Midway through the card, BJ Whitmer came out and called The Necro Butcher a bunch of mean names. The screens above the entrance ramp went dark for a second and Necro came out, and people went bananas. I’ll never forget standing up and watching Necro pause at the top of the ramp and carefully take off his birkenstocks before barreling down on Whitmer with reckless abandon.
It’s hard to describe just what the CZW/ROH feud felt like to fans in those arenas. I suppose on some macro level it was like the nWo, but as a kid who loved watching wrestling on the TV, that was like watching superheroes take part in some Shakespearean drama.
When ROH and CZW were in the same building, it was like being in the saloon when some angry man in a black hat walked in and the music stopped and the only sound was the clicking of his spurs and everyone knew that there would be a fight, and any sudden movement would set it off.
Necro Butcher literally does not stop throwing punches for about two minutes, until Whitmer throws him in to the ring post. BJ finally gets Necro in to the ring and it feels almost like a de-escalation for all the potentially violence. They both tease a bunch of things from the ring apron that would result in a both a far fall onto a hard floor and an angry rant from David Bixenspan. A high knee finally does it, and Whitmer basks in the adulation of the ROH fans until Super Dragon shows up.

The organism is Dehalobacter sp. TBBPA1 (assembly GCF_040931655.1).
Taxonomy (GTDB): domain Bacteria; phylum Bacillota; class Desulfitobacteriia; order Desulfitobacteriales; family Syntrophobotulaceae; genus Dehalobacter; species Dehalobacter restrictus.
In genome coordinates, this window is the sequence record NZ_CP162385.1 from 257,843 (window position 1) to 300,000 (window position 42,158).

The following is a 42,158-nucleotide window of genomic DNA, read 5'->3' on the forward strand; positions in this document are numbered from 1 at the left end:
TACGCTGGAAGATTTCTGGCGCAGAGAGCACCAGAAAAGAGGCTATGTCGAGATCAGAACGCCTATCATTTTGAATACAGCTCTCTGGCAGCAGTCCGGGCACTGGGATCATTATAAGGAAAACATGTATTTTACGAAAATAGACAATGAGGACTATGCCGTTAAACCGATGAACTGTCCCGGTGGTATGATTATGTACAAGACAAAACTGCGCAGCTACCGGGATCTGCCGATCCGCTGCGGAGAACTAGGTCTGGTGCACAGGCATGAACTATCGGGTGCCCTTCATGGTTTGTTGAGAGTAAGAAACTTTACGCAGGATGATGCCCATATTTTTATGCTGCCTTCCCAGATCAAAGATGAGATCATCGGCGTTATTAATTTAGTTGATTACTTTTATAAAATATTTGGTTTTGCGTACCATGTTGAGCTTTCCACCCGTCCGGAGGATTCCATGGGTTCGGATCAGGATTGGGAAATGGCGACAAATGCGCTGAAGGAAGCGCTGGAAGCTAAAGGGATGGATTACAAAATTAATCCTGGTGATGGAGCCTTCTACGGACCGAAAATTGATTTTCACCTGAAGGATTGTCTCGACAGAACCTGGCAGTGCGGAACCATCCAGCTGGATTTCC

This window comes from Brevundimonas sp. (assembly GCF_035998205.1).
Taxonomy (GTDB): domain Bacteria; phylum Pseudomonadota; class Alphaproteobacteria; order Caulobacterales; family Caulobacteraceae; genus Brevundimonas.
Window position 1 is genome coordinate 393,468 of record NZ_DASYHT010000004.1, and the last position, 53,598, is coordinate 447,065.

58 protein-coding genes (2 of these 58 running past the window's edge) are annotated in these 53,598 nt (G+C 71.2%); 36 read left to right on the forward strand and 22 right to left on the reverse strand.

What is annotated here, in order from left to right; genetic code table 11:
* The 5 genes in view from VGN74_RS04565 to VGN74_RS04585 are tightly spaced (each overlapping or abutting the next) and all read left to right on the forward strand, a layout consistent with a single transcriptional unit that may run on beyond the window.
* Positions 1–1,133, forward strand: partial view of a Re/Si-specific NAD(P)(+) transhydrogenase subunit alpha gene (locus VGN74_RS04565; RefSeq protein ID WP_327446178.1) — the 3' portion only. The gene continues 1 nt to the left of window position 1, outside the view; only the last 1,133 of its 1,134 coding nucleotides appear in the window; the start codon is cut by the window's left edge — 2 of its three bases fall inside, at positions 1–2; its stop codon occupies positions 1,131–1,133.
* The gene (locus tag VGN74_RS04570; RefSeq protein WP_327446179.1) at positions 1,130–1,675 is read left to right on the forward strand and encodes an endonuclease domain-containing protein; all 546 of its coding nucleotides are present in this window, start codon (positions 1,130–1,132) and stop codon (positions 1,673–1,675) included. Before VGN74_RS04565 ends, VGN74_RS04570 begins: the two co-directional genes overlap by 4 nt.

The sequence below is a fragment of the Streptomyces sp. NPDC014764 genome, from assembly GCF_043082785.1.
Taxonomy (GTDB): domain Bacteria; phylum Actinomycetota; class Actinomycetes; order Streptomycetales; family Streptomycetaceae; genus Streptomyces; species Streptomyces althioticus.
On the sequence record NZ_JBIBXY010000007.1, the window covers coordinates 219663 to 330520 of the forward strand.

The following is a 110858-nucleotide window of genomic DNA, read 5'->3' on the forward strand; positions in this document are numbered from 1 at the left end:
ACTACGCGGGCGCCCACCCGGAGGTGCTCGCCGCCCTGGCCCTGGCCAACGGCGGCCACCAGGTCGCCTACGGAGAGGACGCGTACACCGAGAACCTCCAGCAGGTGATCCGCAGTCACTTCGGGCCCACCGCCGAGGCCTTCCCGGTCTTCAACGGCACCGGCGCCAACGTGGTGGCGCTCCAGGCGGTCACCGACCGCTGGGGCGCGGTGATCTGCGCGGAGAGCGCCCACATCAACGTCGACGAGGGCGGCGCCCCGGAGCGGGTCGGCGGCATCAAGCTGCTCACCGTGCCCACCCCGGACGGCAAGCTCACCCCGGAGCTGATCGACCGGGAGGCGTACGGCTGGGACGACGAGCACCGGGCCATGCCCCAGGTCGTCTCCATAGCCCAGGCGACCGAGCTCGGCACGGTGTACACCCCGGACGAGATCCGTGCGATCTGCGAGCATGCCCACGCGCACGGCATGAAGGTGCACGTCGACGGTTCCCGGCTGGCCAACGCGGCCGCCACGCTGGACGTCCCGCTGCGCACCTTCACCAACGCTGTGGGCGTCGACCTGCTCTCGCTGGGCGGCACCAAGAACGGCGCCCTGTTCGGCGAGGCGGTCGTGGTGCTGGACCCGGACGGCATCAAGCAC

An air horn goes off in the back of the arena. It’s perfect, a jolt, a spark, a signal that the ROH faithful are officially sharing a no longer safe space. Super Dragon goes to the outside with Whitmer and the Green Lantern Fan is fucking pissed. He says mean things to Super Dragon. I probably haven’t watched a Super Dragon match in close to eight years, and it’s a delight to see how quick and impactful he made everything look.